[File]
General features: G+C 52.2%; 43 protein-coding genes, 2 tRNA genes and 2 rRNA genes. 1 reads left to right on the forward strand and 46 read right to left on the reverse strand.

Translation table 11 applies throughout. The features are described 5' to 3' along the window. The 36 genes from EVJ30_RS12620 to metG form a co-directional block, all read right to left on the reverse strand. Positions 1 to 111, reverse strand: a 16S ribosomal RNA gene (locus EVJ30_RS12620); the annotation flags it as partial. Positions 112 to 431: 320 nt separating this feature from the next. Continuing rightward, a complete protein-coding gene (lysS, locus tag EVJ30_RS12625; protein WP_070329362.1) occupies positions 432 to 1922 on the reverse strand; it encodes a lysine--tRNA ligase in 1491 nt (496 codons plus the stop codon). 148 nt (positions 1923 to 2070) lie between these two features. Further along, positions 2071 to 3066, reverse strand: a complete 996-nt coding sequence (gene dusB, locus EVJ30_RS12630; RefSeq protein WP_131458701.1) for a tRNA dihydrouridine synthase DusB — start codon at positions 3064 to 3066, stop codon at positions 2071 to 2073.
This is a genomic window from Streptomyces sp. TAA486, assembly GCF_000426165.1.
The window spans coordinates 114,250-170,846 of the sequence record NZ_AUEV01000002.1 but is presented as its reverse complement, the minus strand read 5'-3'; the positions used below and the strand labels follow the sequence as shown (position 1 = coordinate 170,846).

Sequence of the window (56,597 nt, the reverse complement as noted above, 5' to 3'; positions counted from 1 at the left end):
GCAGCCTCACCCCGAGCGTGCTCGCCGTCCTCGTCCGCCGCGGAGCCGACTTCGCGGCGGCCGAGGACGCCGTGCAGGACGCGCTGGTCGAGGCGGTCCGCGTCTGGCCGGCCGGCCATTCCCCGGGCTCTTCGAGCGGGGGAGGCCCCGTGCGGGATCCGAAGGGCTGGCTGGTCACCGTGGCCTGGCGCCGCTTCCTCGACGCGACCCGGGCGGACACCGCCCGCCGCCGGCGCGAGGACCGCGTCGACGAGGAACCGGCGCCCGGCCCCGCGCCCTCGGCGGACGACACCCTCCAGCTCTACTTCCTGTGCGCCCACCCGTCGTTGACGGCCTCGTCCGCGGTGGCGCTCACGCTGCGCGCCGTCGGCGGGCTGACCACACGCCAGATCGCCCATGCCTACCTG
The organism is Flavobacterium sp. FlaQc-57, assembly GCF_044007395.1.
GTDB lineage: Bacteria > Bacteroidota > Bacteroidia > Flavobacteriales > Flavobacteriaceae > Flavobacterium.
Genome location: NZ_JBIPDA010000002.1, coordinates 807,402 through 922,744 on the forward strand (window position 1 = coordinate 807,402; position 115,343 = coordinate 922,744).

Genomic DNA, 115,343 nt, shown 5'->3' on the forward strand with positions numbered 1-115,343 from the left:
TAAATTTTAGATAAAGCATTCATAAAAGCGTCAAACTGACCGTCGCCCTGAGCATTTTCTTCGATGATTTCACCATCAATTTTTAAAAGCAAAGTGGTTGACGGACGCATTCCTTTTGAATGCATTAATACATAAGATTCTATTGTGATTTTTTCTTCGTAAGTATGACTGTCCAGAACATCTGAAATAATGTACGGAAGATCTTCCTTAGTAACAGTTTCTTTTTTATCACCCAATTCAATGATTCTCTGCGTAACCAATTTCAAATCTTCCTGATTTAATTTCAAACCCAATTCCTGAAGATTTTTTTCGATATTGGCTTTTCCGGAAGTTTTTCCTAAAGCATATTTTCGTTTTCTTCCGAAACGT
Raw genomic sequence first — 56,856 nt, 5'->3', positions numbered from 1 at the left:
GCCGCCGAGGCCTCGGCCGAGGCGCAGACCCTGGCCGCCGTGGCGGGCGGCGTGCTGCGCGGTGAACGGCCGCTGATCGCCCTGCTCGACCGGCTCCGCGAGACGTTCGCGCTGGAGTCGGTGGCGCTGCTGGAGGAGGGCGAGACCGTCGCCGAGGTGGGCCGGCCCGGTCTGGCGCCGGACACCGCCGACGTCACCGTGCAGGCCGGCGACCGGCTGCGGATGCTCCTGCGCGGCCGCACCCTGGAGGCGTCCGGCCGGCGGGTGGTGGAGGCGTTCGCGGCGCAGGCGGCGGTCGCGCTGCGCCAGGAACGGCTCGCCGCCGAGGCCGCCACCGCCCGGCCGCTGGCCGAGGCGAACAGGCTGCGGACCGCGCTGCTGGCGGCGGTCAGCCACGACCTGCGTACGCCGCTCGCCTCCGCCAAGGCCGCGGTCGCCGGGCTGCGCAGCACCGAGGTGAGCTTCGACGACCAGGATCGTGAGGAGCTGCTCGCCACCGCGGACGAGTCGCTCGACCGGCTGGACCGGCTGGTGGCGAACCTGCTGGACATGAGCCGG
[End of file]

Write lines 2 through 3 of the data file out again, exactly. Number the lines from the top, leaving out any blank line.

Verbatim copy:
Translation table 11 applies throughout. The features are described 5' to 3' along the window. The 36 genes from EVJ30_RS12620 to metG form a co-directional block, all read right to left on the reverse strand. Positions 1 to 111, reverse strand: a 16S ribosomal RNA gene (locus EVJ30_RS12620); the annotation flags it as partial. Positions 112 to 431: 320 nt separating this feature from the next. Continuing rightward, a complete protein-coding gene (lysS, locus tag EVJ30_RS12625; protein WP_070329362.1) occupies positions 432 to 1922 on the reverse strand; it encodes a lysine--tRNA ligase in 1491 nt (496 codons plus the stop codon). 148 nt (positions 1923 to 2070) lie between these two features. Further along, positions 2071 to 3066, reverse strand: a complete 996-nt coding sequence (gene dusB, locus EVJ30_RS12630; RefSeq protein WP_131458701.1) for a tRNA dihydrouridine synthase DusB — start codon at positions 3064 to 3066, stop codon at positions 2071 to 2073.
This is a genomic window from Streptomyces sp. TAA486, assembly GCF_000426165.1.